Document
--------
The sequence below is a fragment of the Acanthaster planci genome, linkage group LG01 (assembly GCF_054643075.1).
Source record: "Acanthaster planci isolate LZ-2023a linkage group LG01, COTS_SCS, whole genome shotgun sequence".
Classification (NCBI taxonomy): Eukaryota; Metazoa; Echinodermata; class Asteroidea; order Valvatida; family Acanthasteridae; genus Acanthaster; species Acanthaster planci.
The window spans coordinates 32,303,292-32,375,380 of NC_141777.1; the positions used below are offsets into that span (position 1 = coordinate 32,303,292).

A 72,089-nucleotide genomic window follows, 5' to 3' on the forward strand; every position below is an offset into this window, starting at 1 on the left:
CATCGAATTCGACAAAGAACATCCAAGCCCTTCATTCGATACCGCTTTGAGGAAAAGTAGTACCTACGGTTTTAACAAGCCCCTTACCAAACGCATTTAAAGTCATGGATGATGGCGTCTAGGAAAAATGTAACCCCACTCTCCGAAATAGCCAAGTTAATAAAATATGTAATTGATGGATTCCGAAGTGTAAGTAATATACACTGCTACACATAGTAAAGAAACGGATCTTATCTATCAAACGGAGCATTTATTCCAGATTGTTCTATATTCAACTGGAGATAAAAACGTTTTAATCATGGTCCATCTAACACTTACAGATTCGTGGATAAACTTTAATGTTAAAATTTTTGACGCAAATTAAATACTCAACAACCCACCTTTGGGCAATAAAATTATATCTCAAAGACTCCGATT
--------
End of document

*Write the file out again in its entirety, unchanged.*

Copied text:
The sequence below is a fragment of the Acanthaster planci genome, linkage group LG01 (assembly GCF_054643075.1).
Source record: "Acanthaster planci isolate LZ-2023a linkage group LG01, COTS_SCS, whole genome shotgun sequence".
Classification (NCBI taxonomy): Eukaryota; Metazoa; Echinodermata; class Asteroidea; order Valvatida; family Acanthasteridae; genus Acanthaster; species Acanthaster planci.
The window spans coordinates 32,303,292-32,375,380 of NC_141777.1; the positions used below are offsets into that span (position 1 = coordinate 32,303,292).

A 72,089-nucleotide genomic window follows, 5' to 3' on the forward strand; every position below is an offset into this window, starting at 1 on the left:
CATCGAATTCGACAAAGAACATCCAAGCCCTTCATTCGATACCGCTTTGAGGAAAAGTAGTACCTACGGTTTTAACAAGCCCCTTACCAAACGCATTTAAAGTCATGGATGATGGCGTCTAGGAAAAATGTAACCCCACTCTCCGAAATAGCCAAGTTAATAAAATATGTAATTGATGGATTCCGAAGTGTAAGTAATATACACTGCTACACATAGTAAAGAAACGGATCTTATCTATCAAACGGAGCATTTATTCCAGATTGTTCTATATTCAACTGGAGATAAAAACGTTTTAATCATGGTCCATCTAACACTTACAGATTCGTGGATAAACTTTAATGTTAAAATTTTTGACGCAAATTAAATACTCAACAACCCACCTTTGGGCAATAAAATTATATCTCAAAGACTCCGATT